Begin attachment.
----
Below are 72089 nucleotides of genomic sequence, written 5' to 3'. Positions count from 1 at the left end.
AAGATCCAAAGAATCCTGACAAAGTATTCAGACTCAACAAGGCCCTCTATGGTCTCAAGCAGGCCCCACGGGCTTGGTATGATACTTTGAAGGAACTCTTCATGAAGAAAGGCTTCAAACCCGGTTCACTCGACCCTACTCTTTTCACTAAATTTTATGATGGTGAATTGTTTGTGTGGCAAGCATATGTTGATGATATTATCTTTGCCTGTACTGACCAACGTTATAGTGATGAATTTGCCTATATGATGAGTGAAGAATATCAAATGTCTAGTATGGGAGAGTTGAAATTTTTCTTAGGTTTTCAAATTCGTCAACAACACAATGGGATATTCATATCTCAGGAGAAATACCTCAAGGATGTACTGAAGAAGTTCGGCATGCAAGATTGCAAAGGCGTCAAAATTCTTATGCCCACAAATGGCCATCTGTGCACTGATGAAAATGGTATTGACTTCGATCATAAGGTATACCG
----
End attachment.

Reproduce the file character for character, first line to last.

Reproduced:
Below are 72089 nucleotides of genomic sequence, written 5' to 3'. Positions count from 1 at the left end.
AAGATCCAAAGAATCCTGACAAAGTATTCAGACTCAACAAGGCCCTCTATGGTCTCAAGCAGGCCCCACGGGCTTGGTATGATACTTTGAAGGAACTCTTCATGAAGAAAGGCTTCAAACCCGGTTCACTCGACCCTACTCTTTTCACTAAATTTTATGATGGTGAATTGTTTGTGTGGCAAGCATATGTTGATGATATTATCTTTGCCTGTACTGACCAACGTTATAGTGATGAATTTGCCTATATGATGAGTGAAGAATATCAAATGTCTAGTATGGGAGAGTTGAAATTTTTCTTAGGTTTTCAAATTCGTCAACAACACAATGGGATATTCATATCTCAGGAGAAATACCTCAAGGATGTACTGAAGAAGTTCGGCATGCAAGATTGCAAAGGCGTCAAAATTCTTATGCCCACAAATGGCCATCTGTGCACTGATGAAAATGGTATTGACTTCGATCATAAGGTATACCG